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Even though we have a slightly defensive tone, the grain and soy complex looks a bit ho-hum this morning. Fresh news is lacking; no new exports sales have been reported, at least as of yet, and clear skies hold promise for increased harvest activity in the days ahead. Then toss in higher trade in the U.S. Dollar and pressure in metals, and you have all the needed ingredients to mix up a negative tasting recipe. One exception in the commodity realm this morning are the energies. While I have commented over the last couple days about the performance of crude as well as commodity indexes during the past several months, there have been some interesting developments, outside of OPEC, that are worth pointing out to keep in perspective for the days (years) ahead.
Back in the 1950’s a geologist with Shell Oil by the name of M. King Hubbert, published the theory of Peak Oil, which was often referenced as Hubbert Peak Theory. One of the realities of oil extraction is that there is a point where the “well” or reserve will reach peak extraction and after that, the output begins to decline overtime. The effect of this has been counterbalanced by new discoveries of reserves in the Middle East, Russia, North Sea, South American and more recently shale production but progressively they have become more expensive to drill for, not to mention some of the environmental concerns. On the domestic front, Hubbert had predicted that U.S. crude production would peak sometime in the early 1970’s, which for a while it did, but the new technology of fracking changed all of that in the last decade. While this shift unquestionably threw the peak theory a curve ball, it does not change the geological fact that any and all oil reserves peak and recent data may be suggesting that the shale production explosion may be doing just that.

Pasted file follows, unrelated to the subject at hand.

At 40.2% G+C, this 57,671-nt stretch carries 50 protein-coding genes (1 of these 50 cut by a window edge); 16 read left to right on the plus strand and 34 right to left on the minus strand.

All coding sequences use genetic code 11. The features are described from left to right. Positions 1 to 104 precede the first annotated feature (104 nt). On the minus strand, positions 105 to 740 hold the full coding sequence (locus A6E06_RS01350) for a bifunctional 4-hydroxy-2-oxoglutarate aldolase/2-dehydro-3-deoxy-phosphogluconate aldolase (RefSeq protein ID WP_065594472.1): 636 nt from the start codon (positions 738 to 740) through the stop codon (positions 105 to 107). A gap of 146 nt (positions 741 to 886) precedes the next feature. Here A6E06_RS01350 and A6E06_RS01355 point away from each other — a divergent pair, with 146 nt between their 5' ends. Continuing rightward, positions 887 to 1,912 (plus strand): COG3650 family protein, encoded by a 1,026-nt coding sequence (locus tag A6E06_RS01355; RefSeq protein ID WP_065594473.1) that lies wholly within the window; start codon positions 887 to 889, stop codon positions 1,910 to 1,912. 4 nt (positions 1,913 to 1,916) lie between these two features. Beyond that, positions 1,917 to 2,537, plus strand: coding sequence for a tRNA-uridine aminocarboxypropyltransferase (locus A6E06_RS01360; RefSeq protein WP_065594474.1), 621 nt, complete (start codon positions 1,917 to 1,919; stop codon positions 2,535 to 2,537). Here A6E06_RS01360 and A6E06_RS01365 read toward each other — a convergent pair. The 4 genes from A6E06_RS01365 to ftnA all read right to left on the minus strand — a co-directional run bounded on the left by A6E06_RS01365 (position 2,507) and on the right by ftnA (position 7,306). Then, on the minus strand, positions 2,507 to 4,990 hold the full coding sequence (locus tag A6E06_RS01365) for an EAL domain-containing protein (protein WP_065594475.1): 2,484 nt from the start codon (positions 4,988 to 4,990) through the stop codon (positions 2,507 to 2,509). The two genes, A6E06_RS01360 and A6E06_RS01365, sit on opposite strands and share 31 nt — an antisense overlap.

Due to the fact that there are a number of wells that have been drilled but not put into production, referred to as DUC’s (Drilled but UnCompleted), the jury is still out as far as the total production capabilities, but over the past year, the output from the major shale fields across the U.S. has either flat-lined or gone into decline and this even after the major advancements in horizontal drilling. This is not to say that some “newer” technology could not be revealed that can boost production once again but ultimately Hubbert’s theory remains correct; production in any reserve and by extension globally will peak.
I suspect that this is something the average individual and investor have given little consideration to over the last few years, assuming that with the new finds and the new technologies, high priced energies are a thing of the past. Once again, assuming anything can lull us into complacency. Markets have a way of revealing underlying shifts before they become evident to the masses and possibly the resiliency we have witnessed in crude is a forewarning of what is yet to come.
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